So, I can get push-to-break switches that will break my circuit when pushed in. I assume this is how the light in my fridge works.

But how do these works? I would like to make something like this, but I have no room for a switch. My door closes very tight and I cannot drill any holes or mount any switches where it closes. I can, however, run a wire on the door and on the flange it closes against, and have them touch to complete my circuit.

So I imagine, that using the push-to-break functionality, I can break when the wires touch, and un-break when they no longer touch.

I have no clue how to achieve this though. Maybe I am even thinking about this wrong.

How can I turn my lights on, when the door is open?

  • \$\begingroup\$ There a quite a few ways to do what you're looking for. How big of a project do you want to do? Are you inclined to use small components (like transistors), or would you prefer relays? \$\endgroup\$ – bitsmack Apr 3 '14 at 16:47
  • \$\begingroup\$ @bitsmack I actually don't really have any preference. As simple as possible, definitely. \$\endgroup\$ – Nicolai Apr 3 '14 at 17:40

A simple way to do this, especially if you're switching 120V, would be to use a relay. Look for one that is either normally-closed ("NC") or has Form-C contacts. Form-C combines NO and NC contacts. Sometimes, in relays, Form-C is called "CO" or "SPDT":


You'll need some power source for the relay coil. Since this power is getting interrupted by your door contact, make sure it's not hazardous! Don't have a live 120V contact on the door jamb :)

Then, this is how you would hook it up:


(Sorry for my cheesy drawing!)

This idea could also be used with a solid-state relay, or even a MOSFET, if those would suit your applicaion better.

Good luck!


Does the schematic symbol give you any ideas?

enter image description here

When you push it down, it breaks the connection.

There are a zillion types of switches, I doubt very much that you need to re-invent the wheel (or N.C. switch in this case).


If I have misunderstood and your intent is simply to reverse the action of a N.O. switch to normally closed, one method is to use a relay such as the OMI-SH-112D,394 12VDC relay linked above. It draws 60mA on the coil, so any small wall wart with a 12VDC output will work to supply the coil current. The contacts are capable of switching 10A at 250VAC, so they should more than suffice. I like this style more than some slightly cheaper models because the coil pins are well separated from the (mains voltage) contact pins, which helps for safety.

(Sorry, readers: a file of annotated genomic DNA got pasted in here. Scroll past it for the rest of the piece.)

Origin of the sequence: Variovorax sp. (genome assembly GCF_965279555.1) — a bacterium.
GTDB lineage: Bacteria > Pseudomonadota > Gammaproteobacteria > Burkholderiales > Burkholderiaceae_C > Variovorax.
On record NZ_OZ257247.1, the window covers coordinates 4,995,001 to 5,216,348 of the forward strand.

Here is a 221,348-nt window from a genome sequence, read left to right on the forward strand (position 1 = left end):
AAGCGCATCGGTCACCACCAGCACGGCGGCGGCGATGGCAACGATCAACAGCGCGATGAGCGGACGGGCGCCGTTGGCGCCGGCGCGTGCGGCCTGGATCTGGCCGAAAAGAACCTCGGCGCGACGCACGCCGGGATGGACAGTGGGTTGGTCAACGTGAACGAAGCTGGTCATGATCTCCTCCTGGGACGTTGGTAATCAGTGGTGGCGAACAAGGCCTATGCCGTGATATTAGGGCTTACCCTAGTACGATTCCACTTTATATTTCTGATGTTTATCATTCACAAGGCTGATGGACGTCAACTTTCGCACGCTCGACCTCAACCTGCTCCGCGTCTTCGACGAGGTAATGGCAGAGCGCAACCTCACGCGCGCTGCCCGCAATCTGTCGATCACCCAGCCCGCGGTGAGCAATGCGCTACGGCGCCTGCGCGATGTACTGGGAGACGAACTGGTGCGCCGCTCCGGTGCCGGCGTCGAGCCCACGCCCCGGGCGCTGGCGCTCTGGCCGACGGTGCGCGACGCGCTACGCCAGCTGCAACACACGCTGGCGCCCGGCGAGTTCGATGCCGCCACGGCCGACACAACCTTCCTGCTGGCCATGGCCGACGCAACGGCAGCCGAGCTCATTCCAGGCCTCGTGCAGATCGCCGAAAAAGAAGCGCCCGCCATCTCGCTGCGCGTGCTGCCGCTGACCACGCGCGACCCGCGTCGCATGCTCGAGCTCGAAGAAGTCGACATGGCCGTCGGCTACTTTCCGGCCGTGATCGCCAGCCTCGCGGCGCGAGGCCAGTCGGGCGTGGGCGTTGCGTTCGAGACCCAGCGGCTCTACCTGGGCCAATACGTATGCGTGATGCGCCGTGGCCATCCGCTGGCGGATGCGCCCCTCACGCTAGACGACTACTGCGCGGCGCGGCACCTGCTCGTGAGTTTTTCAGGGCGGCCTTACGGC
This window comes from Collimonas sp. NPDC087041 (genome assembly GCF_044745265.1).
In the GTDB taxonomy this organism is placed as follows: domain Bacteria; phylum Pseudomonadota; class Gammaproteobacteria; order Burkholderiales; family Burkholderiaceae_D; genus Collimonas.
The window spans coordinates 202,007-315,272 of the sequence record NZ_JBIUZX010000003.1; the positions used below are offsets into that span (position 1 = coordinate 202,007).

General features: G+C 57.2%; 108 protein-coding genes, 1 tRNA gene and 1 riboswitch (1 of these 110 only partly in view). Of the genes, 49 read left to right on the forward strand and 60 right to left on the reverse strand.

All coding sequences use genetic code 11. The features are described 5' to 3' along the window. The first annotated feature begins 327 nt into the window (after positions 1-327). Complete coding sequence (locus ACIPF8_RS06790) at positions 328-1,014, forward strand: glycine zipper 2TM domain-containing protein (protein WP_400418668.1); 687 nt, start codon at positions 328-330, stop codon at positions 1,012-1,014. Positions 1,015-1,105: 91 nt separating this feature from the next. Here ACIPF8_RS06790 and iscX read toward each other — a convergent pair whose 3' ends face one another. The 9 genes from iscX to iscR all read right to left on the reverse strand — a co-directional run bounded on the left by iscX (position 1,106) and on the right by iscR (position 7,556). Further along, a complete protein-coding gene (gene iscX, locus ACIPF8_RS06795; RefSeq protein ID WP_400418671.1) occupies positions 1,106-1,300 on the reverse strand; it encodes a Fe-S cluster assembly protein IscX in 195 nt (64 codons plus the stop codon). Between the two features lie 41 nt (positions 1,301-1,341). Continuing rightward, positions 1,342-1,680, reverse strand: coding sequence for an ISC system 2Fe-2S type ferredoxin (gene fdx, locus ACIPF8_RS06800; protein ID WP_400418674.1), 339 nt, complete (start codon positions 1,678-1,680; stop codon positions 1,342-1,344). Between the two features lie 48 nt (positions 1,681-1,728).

enter image description here

The relay coil will draw current continuously to hold the contact off. That, I think, is the simplest. A low voltage coil relay could be used which could mean that your switch would be touch-safe (assuming a wall wart supply or other isolated supply was used).

That may not be acceptable due to the current draw. The light could be driven with a solid state switch that would be turned on when the switch is opened. For example a small SSR with a pullup resistor to (say) 12V that is shunted or by the switch closing.

Having at least a few mA through a switch can help improve the reliability. If the above does not adequately answer your question for some reason, please explain why and I'll attempt to adapt the answer.

  • 1
    \$\begingroup\$ No, the OP 'has' a NC switch and wants to 'convert' (electrcally) it to NO (or vice versa). \$\endgroup\$ – Wouter van Ooijen Apr 3 '14 at 16:22
  • \$\begingroup\$ @WoutervanOoijen, you're right now I re-read, OP already has a NC switch. But my reading is he doesn't want to convert it to something else; just wants to know how it works. \$\endgroup\$ – The Photon Apr 3 '14 at 16:25
  • \$\begingroup\$ He wants to switch a light on when his NC contact breaks. \$\endgroup\$ – Wouter van Ooijen Apr 3 '14 at 17:19
  • 1
    \$\begingroup\$ I think it's pretty clear that the OP fully understands the concept of a normally-closed (push-to-break) switch. The question is about getting the same functionality when a physical switch can't be mounted. The giant graphic was just rude. \$\endgroup\$ – Joe Hass Apr 3 '14 at 17:26
  • \$\begingroup\$ @JoeHass Yes. That is exactly what I am looking for. There is no room for the switch. \$\endgroup\$ – Nicolai Apr 3 '14 at 17:42

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